‘Bonking bugs’ rumbled by researchers
A killer bug that develops its resistance to antibiotics during the bacterial equivalent of sex is about to get its ‘come-uppance.’
The bonking bugs have been rumbled by Norwich scientists. Researchers at the Institute of Food Research have discovered that sexed-up Salmonella build immunity to antibiotics by swapping genes during ‘bacterial sex.’
Now the orgasmic organisms will have their libido lopped in the lab.
The IFR team says the promiscuous parasite uses a protein called H-NS to protect itself from toxic effects after acquiring foreign DNA through sex with other bacteria. Blocking this protein could provide a new route to designing urgently needed antibiotics to fight the killer disease.
Salmonella causes food poisoning and kills around a million people worldwide every year but is becoming more difficult to treat with drugs.
Professor Jay Hinton’s group at the Institute of Food Research, in collaboration with Oxford Gene Techn-ology, have discovered that the H-NS protein switches off incoming genes during sexual fusion until they need to be activated – a process called gene silencing.
The new study, published in the online journal PLoS Pathogens, shows that without proper control the incoming genes make proteins that are toxic for the bacterium.
Without H-NS, the bacterium has problems growing and can’t function properly. H-NS allows the bacteria to evolve by determining how new pieces of DNA are used in Salmonella.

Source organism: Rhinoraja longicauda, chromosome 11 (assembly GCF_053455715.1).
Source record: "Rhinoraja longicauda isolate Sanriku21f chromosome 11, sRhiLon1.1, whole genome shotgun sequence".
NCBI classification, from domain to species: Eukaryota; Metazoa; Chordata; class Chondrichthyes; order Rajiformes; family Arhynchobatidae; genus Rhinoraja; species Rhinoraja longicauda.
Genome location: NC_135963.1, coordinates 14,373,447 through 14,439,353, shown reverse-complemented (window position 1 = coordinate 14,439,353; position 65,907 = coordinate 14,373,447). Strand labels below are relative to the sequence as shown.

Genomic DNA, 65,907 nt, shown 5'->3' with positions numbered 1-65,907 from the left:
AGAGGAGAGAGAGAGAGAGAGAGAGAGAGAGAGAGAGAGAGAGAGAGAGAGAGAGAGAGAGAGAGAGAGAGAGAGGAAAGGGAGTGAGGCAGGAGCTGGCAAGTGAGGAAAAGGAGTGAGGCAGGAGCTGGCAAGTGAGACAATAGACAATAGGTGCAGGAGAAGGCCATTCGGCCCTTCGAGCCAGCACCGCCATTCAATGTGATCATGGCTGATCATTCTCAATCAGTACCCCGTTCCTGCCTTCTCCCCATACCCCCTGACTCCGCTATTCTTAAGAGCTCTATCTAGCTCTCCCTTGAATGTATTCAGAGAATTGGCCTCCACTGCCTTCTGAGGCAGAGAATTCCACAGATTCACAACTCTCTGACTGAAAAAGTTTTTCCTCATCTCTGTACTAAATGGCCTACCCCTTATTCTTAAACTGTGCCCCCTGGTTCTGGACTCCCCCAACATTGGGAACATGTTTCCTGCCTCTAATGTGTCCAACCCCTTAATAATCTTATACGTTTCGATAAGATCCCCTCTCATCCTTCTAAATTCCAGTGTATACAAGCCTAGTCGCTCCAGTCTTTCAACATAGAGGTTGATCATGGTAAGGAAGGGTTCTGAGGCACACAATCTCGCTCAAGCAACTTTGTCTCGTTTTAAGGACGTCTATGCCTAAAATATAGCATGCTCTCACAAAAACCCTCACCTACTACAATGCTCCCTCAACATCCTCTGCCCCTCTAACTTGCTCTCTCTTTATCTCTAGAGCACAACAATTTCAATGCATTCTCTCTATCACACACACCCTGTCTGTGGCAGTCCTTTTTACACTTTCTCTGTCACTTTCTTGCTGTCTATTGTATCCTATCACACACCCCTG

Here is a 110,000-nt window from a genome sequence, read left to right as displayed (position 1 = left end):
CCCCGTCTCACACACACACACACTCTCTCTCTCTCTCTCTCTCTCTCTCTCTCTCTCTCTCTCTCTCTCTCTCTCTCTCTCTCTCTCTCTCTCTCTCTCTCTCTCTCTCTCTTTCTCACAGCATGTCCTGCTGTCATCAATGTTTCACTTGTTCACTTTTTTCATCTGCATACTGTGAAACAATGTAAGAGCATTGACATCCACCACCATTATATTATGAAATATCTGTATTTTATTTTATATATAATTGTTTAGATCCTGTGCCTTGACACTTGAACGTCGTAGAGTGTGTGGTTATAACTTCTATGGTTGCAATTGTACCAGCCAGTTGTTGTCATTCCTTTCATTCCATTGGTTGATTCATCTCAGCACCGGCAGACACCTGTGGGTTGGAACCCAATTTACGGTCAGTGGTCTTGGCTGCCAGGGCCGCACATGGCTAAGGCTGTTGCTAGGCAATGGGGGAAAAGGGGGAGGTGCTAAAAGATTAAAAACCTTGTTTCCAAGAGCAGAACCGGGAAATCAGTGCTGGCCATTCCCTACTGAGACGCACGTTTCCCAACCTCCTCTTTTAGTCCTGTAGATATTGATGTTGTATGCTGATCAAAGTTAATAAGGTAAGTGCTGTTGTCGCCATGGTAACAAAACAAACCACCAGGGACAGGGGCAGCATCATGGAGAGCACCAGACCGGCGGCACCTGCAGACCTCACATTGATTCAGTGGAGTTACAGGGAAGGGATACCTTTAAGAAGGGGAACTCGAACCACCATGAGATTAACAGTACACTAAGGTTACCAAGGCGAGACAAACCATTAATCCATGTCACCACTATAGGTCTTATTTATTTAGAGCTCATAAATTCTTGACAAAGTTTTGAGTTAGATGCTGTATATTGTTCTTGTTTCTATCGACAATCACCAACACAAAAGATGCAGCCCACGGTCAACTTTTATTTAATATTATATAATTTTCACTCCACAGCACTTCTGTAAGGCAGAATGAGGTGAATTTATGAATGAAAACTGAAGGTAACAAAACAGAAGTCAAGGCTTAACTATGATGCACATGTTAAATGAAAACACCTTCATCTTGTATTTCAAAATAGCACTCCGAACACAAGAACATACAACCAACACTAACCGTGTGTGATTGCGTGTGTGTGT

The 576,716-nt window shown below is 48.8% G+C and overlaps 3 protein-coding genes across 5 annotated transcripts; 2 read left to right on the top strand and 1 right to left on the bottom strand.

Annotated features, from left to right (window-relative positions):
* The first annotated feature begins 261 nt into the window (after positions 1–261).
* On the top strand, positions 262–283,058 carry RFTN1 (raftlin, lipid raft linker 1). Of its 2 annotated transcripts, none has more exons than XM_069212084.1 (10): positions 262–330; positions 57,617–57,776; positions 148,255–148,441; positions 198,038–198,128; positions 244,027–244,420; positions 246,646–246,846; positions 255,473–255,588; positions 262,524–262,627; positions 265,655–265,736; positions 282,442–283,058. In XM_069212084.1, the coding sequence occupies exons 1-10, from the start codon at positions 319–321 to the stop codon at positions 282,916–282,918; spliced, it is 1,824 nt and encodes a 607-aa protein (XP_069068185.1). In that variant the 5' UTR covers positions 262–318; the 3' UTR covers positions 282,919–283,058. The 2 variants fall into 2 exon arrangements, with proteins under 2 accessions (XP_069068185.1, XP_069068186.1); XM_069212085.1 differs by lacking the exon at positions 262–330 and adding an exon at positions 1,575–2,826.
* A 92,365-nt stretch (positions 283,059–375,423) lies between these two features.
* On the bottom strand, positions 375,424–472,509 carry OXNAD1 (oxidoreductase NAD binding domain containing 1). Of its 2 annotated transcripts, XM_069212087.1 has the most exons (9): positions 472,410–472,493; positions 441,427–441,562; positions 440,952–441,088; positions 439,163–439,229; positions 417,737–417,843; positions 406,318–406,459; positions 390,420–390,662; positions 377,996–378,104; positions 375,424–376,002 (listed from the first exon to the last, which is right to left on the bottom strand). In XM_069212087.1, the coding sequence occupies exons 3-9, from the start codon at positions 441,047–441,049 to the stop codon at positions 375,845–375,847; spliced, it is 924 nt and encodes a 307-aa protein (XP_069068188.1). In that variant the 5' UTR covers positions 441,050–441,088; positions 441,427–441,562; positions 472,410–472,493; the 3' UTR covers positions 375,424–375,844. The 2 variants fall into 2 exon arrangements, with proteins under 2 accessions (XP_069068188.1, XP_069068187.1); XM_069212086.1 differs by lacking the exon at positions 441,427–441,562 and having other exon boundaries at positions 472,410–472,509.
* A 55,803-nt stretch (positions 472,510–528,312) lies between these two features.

“We may have found the Achilles’ Heel for Salmonella bacteria because they need this H-NS protein to acquire new skills and become infectious” says Prof Hinton.
“Salmonella still kills a huge number of people. Discoveries like this will help us find new ways of attacking these dangerous bacteria; if we can inactivate H-NS, we could discover urgently-needed new antibiotics.”
Hinton’s team found that H-NS works by coating stretches of the foreign DNA, which can be distinguished from Salmonella DNA because it contains a higher amount of the molecules adenine and thymine (A and T).
H-NS binding stops foreign genes producing protein unnecessarily. Once the bacterium has invaded a human, the effect of H-NS is blocked and the genes can be switched on.
“Gene silencing is well known in plants and animals, but has never been seen before in bacteria” says Prof Hinton. “It looks like H-NS has helped Salmonella to evolve to infect humans over the last 10 million years.”
The researchers hope their discovery will trigger a new strategy.
Salmonella food poisoning costs the UK economy about £1bn a year and the US almost $4bn.
Since the start of the 1990s, strains of Salmonella enterica sv. Typhimurium resistant to a range of antibiotics have emerged and are threatening to become a serious public health problem, particularly in developing countries.
Since 1885, a total of 2213 types of salmonella have been identified.